More than 100 civil society groups issued a collective appeal to the League’s Secretary General Nabil Elaraby to isolate Syria’s government and cooperate with United Nations investigations of alleged human rights abuses.
“I met with all parties of the opposition and they all said they were against suspending Syria’s membership as that would cut off all links between Syria and the Arab League,” Elaraby told reporters.
Assad has intensified his crackdown on protests demanding his resignation.
Russia and China joined forces this month to veto a European-drafted U.N. Security Council resolution condemning Syria’s government over the crackdown, drawing condemnation from the United States and its Western allies.
Syria’s ambassador to the League, Youssef Ahmed, told Arab ministers the timing of Sunday’s meeting was “strange and suspicious.”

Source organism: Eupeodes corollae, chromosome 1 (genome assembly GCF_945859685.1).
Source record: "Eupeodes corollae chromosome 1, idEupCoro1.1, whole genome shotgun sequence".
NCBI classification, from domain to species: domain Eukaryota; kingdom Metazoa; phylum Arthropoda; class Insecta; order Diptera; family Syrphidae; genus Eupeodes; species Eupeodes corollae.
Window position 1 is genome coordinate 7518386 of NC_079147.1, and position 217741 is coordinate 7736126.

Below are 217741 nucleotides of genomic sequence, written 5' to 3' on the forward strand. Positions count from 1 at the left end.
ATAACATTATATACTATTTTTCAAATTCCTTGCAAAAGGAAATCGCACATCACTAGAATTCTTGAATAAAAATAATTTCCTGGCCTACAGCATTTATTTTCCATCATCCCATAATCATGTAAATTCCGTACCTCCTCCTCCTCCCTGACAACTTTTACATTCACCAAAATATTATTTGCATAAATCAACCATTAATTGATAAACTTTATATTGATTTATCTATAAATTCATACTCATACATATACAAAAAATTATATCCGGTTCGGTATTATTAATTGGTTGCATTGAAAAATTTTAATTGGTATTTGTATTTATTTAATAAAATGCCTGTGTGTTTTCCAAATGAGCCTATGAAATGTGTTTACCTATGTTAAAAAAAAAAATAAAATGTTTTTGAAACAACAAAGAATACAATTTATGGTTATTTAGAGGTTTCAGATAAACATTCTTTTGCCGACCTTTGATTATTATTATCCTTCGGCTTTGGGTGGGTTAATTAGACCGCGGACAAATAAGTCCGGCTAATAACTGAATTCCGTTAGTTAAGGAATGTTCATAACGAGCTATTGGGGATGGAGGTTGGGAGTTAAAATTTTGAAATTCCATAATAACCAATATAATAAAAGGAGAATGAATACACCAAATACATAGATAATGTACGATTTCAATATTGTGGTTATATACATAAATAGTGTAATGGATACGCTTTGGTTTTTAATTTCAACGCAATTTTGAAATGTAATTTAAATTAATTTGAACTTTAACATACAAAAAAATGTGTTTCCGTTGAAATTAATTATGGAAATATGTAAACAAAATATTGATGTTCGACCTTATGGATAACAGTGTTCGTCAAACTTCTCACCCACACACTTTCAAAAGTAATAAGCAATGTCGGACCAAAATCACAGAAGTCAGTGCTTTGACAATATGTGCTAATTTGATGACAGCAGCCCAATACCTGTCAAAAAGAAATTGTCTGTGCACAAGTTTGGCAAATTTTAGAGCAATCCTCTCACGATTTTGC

“We hope it is not connected in one way or another to the failure of the United States and its European allies against Syria in the Security Council, although we believe that to be the case,” he said.
Qatar’s al-Thani denied the meeting, called by Arab Gulf states, was a response to diplomatic pressure.
“I assure you that the GCC (Gulf Cooperation Council) countries, when they asked for the meeting, did not ask for it under any agendas or dictates from outside but because they care for Syria and for the people of Syria,” he said.
Before the meeting, 121 civil society groups urged Arab leaders to protect Syrians from a government they accuse of trying to stir sectarian tension and provoke a civil war.
“The continued failure to respond to the mounting crisis in Syria will fundamentally delegitimise Arab leadership across the region,” they said in the open letter to Elaraby.
In a consultative session ahead of their main meeting at the League on Sunday, ministers agreed to call again for an end to the bloodshed but “disagreed on the mechanism to achieve that,” an unnamed diplomat told Egyptian state news agency MENA.